Change has always been tough for me.

If, as Buddhist nun Pema Chodron’s has said, our root fears are pain, abandonment, and death, where does the fear of change fit in? Or does it fit into all three? The anticipated, possible pain of the unfamiliar or new, the abandonment of what was counted on, and the death of what was known. All three root fears are found in the fear of change.

It’s that the new hair treatment endued her with another of her potential personalities, one of her other Selves.

We all have them, potential personalities, other Selves.

Some of our Selves we may never get, or take, the chance to try on and walk around in.

Some, we may live most of our life inside of.

Some, we may have the good fortune to let go of after experimenting with them.

And some, we may live through miserably, unable or unwilling to peel off and discard.

When I saw her in her beehive hair-doo Self, I burst into tears. Afraid and stunned, frozen; I didn’t understand. I was five, or two, or seven, and I didn’t understand.

I had gone to school that morning only to come home to this very different person. My mother had gone; had left me. My familiar mother had escaped into, or been inhabited by this “other,” mother, a person I no longer knew.

I sobbed. And the shell of my mother, with her bare, brown arms and teased and piled hair, bent down to comfort me, and it was fake. My skin burned with her touch, my ears rejected the comforting cooing noises she made.

And now it was she who did not understand, did not realize, just as she had slid into one of her other Selves, so I had vanished as well.

I Have Considered

I have considered suicide many times. Only once was it so close that I knew something had to be done.

I Have Considered - 2

I’ve often asked my friends what they think: Is suicide cowardly or brave?

I have gotten varying responses. Once, seemingly without a thought, an old high school friend snapped, “selfish.”

I have thought a lot about that.

I used to think it was the bravest thing to do — to take yourself out. I thought that only those with real GUTS could be so bold as to risk missing out on something really great that might happen if they stuck around through the terrible parts.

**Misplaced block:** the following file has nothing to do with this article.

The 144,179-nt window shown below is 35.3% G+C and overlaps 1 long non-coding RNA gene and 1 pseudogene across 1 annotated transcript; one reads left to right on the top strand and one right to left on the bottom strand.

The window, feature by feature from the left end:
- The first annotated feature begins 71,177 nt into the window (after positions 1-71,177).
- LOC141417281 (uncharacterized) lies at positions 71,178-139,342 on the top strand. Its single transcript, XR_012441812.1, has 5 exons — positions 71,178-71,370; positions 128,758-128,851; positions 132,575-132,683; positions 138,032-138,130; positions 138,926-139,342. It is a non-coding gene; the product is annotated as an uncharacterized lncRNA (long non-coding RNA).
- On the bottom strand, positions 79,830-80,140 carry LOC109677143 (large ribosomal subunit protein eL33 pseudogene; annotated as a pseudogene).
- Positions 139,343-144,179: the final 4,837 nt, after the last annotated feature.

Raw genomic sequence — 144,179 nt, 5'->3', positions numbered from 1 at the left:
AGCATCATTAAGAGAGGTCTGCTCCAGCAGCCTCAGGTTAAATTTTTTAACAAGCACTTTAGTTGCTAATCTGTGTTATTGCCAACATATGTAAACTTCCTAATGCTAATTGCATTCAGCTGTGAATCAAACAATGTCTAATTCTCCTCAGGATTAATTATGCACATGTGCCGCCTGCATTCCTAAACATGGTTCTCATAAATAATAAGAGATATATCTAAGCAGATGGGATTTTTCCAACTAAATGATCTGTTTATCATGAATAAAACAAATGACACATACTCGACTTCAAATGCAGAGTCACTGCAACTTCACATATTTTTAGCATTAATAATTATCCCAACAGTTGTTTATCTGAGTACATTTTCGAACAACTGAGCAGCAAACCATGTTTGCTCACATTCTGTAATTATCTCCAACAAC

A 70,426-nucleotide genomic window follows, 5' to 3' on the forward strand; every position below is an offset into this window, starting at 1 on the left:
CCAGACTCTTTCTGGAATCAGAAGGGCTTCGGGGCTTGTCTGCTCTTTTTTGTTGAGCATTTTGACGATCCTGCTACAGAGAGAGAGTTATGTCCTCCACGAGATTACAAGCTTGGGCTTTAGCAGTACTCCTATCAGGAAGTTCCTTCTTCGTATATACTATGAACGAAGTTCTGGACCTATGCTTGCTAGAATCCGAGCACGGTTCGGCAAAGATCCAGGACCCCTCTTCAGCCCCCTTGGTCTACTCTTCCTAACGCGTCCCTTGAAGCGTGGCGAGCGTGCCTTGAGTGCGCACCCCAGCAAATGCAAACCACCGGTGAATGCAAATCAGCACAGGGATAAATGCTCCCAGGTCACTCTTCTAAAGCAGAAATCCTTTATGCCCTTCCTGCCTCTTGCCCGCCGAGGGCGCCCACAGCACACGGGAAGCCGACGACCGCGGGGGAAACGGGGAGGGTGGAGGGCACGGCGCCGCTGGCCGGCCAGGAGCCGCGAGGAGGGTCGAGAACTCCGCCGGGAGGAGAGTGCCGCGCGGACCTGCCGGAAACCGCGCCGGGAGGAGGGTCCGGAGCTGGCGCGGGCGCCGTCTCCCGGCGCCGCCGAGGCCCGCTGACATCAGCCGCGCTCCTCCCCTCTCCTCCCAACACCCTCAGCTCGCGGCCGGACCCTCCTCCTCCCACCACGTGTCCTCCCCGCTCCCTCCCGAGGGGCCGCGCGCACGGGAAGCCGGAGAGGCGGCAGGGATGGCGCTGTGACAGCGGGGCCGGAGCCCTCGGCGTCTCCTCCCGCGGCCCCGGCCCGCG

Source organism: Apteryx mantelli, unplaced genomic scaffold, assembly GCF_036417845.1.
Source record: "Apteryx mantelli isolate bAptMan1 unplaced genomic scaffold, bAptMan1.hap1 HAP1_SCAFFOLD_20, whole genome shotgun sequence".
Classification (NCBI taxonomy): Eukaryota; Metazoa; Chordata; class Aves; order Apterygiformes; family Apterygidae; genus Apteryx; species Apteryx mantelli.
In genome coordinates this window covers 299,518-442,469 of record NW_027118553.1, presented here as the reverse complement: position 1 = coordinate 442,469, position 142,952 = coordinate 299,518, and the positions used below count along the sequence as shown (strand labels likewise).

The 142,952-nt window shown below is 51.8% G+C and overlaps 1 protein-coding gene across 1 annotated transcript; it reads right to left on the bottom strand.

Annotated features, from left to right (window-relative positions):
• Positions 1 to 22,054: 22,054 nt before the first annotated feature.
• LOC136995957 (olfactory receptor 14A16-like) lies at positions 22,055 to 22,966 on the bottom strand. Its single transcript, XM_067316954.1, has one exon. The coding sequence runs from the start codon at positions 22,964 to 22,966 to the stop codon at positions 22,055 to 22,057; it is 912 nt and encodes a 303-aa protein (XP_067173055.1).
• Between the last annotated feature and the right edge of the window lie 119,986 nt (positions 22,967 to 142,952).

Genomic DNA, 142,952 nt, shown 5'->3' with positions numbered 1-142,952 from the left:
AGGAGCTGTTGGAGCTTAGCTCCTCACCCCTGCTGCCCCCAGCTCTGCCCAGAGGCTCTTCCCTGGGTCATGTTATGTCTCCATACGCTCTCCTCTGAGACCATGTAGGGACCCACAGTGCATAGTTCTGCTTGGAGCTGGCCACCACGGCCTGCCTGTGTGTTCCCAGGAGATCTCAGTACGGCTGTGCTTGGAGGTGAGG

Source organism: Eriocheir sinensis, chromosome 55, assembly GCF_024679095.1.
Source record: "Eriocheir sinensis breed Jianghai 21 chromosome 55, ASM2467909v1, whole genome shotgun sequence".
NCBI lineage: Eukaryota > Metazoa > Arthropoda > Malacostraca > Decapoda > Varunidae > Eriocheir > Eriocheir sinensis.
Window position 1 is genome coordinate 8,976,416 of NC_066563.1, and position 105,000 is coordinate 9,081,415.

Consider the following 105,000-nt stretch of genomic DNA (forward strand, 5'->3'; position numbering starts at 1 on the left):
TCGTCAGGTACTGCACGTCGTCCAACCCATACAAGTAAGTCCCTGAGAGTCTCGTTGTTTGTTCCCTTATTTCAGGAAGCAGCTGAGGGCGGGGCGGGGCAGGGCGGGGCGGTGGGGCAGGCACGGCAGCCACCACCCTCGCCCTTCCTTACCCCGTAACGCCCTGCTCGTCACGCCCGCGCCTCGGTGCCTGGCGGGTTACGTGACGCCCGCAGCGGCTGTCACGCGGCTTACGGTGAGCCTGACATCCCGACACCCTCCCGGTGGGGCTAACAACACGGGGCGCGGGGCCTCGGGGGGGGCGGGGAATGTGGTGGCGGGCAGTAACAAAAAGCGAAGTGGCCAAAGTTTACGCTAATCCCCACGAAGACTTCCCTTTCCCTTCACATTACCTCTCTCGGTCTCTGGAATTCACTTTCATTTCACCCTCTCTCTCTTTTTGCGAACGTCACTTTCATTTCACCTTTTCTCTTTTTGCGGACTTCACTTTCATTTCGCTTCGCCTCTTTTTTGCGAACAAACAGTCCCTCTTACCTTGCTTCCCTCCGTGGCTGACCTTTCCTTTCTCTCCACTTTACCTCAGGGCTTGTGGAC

In my opinion it was the brave who saw the shit and took care of it courageously by getting out of the way. In this way too, I thought, suicide was almost a considerate gesture. If you don’t want to be here, get out of the way and let those who want to be here, take the reigns. Suicide makes room for the cowards to live if they want to do such a miserable thing, was how I sussed it.

In this mode of thought, I used to silently curse my mother for being so incredibly selfish as to have brought me into a world in which I would encounter pain and suffering; hell, in which I continue to encounter pain. What was the point of having children except self-serving satisfaction or sadism? These, I thought, were not valid reasons for conceiving, carrying, and bearing a child. In silent ways, by hardening to her emotionally, by pushing her away with cruel words, I took out my resentful wrath on my mother… not sperm-carrying Dad. I suppose my unanalysed thought was that she was in my life so much more than he, it just had to be all her doing.

My attitude about suicide changed, though.

It was instantaneous.

In my now memory, I recall sitting in twilight on my bed in New York City having taken the second or third dose of a prescribed, mild anti-depressant. And I felt bad. I felt terrible. I had been in a depression for at least a year. My ability to do was highly impaired. I was morbid and morose and unable to consistently rouse inside myself desire, satisfaction, contentment, or peace.